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Houses in Multiple Occupation (HMO) - What Every Landlord Needs to Know

If you rent out a property to multiple tenants from different households, you may be managing a House in Multiple Occupation (HMO). As an HMO landlord, you have important legal duties to ensure your tenants' safety and wellbeing.


Licensing

In England and Wales, any property rented out by 3 or more people from separate households who share facilities like a bathroom and kitchen is considered an HMO. If your HMO has 5 or more tenants, it's classified as a Large HMO and requires a license from the local council. Licenses must be renewed every 5 years. Even smaller HMOs may require a license in some areas, so check your local rules.


Property Standards

As the landlord, you are responsible for ensuring your HMO meets basic repair and safety standards. This includes things like electrical wiring, heating, fire safety, cleanliness and avoiding overcrowding. For Large HMOs, requirements are stricter - for example, having annual gas safety checks and minimum bedroom sizes.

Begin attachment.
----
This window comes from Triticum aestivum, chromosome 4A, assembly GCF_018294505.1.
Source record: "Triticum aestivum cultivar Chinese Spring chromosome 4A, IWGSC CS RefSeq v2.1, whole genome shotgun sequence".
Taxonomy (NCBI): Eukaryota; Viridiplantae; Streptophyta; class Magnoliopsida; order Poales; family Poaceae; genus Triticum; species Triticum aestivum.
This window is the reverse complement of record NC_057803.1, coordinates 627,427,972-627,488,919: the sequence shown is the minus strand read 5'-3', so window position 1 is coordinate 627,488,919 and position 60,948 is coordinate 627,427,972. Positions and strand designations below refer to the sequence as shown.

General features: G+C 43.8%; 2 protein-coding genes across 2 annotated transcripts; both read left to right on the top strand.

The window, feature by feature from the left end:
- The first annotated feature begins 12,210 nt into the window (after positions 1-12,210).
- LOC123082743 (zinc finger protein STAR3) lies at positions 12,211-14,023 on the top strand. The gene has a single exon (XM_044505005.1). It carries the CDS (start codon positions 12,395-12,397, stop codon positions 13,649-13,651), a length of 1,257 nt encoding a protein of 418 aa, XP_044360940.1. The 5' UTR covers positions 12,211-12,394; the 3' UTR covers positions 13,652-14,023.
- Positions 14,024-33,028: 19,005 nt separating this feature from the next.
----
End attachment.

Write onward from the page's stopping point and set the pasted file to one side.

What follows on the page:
Tenancy Agreements

You must provide written tenancy agreements clearly outlining contract terms for your tenants. Keep the local council updated about any changes to tenants or property conditions. Standard tenancy laws apply, including protection from illegal eviction.


Enforcement

If your property does not meet standards, tenants can complain to the council's environmental health team, who may inspect the HMO and require improvements. Landlords can face big fines or even prohibition orders preventing the property from being rented out if not properly licensed and maintained.


Looking after an HMO brings increased responsibilities. But being aware of the rules and communicating clearly with your tenants and local authority will help everything run smoothly. Your efforts contribute to housing quality and safety for all.



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